My PhD thesis: Algorithmic Bayesian Epistemology

Link post

In January, I defended my PhD thesis, which I called Algorithmic Bayesian Epistemology. From the preface:

For me as for most students, college was a time of exploration. I took many classes, read many academic and non-academic works, and tried my hand at a few research projects. Early in graduate school, I noticed a strong commonality among the questions that I had found particularly fascinating: most of them involved reasoning about knowledge, information, or uncertainty under constraints. I decided that this cluster of problems would be my primary academic focus. I settled on calling the cluster algorithmic Bayesian epistemology: all of the questions I was thinking about involved applying the “algorithmic lens” of theoretical computer science to problems of Bayesian epistemology.

Although my interest in mathematical reasoning about uncertainty dates back to before I had heard of the rationalist community, the community has no doubt influenced and strengthened this interest.

The most striking example of this influence is Scott Aaronson’s blog post Common Knowledge and Aumann’s Agreement Theorem, which I ran into during my freshman year of college.[1] The post made things click together for me in a way that made me more intellectually honest and humble, and generally a better person. I also found the post incredibly intellectually interesting—and indeed, Chapter 8 of my thesis is a follow-up to Scott Aaronson’s academic paper on Aumann’s agreement theorem.

My interest in forecast elicitation and aggregation, while pre-existing, was no doubt influenced by the EA/​rationalist-adjacent forecasting community.

And Chapter 9 of the thesis (work I did at the Alignment Research Center) is no doubt causally downstream of the rationalist community.

Which is all to say: thank you! Y’all have had a substantial positive impact on my intellectual journey.

Chapter descriptions

The thesis contains two background chapters followed by seven technical chapters (Chapters 3-9).

In Chapter 1 (Introduction), I try to convey what exactly I mean by “algorithmic Bayesian epistemology” and why I’m excited about it.

In Chapter 2 (Preliminaries), I give some technical background that’s necessary for understanding the subsequent technical chapters. It’s intended to be accessible to readers with a general college-level math background. While the nominal purpose of Chapter 2 is to introduce the mathematical tools used in later chapters, the topics covered there are interesting in their own right.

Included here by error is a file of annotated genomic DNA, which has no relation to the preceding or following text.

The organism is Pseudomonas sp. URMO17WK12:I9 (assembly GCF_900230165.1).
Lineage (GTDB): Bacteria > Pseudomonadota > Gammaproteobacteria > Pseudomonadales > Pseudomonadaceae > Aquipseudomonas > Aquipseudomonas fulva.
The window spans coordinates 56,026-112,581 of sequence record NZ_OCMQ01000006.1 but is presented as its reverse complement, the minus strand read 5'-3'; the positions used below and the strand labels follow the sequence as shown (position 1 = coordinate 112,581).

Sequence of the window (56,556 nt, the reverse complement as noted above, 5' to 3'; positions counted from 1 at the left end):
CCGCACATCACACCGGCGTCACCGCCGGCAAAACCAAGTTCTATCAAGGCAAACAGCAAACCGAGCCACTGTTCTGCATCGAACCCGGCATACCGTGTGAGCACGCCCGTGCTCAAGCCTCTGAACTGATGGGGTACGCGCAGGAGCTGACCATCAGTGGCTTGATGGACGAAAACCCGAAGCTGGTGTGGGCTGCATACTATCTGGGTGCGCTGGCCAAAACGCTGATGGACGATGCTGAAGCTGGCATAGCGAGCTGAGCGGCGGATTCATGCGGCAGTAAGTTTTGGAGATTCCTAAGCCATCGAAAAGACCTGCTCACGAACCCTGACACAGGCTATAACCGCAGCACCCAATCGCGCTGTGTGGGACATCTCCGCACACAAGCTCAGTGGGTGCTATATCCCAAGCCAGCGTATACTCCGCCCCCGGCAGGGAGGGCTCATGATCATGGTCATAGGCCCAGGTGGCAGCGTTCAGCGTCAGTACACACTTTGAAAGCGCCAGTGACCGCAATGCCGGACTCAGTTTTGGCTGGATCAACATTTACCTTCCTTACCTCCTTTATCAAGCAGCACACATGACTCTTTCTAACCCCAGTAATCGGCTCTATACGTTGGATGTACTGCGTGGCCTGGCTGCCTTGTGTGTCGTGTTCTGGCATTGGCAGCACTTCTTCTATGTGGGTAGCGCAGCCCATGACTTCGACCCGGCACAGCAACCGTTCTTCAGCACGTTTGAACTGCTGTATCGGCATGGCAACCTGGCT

Different readers will of course have different opinions about which technical chapters are the most interesting. Naturally, I have my own opinions: I think the most interesting chapters are Chapters 5, 7, and 9, so if you are looking for direction, you may want to tiebreak toward reading those. Here are some brief summaries:

Chapter 3: Incentivizing precise forecasts. You might be familiar with proper scoring rules, which are mechanisms for paying experts for forecasts in a way that incentivizes the experts to report their true beliefs. But there are many proper scoring rules (most famously, the quadratic score and the log score), so which one should you use? There are many perspectives on this question, but the one I take in this chapter is: which proper scoring rule most incentivizes experts to do the most research before reporting their forecast? (See also this blog post I wrote explaining the research.)

Chapter 4: Arbitrage-free contract functions. Now, what if you’re trying to elicit forecasts from multiple experts? If you’re worried about the experts colluding, your problem is now harder. It turns out that if you use the same proper scoring rule to pay every expert, then the experts can collude to all report the same forecast—and then redistribute their rewards—in a way that leaves every expert better off, no matter the outcome, than if they hadn’t colluded. (The term for this sort of collusion is “arbitrage”.) On the other hand, you now have more flexibility, because you can pay each expert in a way that depends on the other experts’ reports. In this chapter, I resolve an open problem by showing how to pay experts in a way that makes such arbitrage impossible.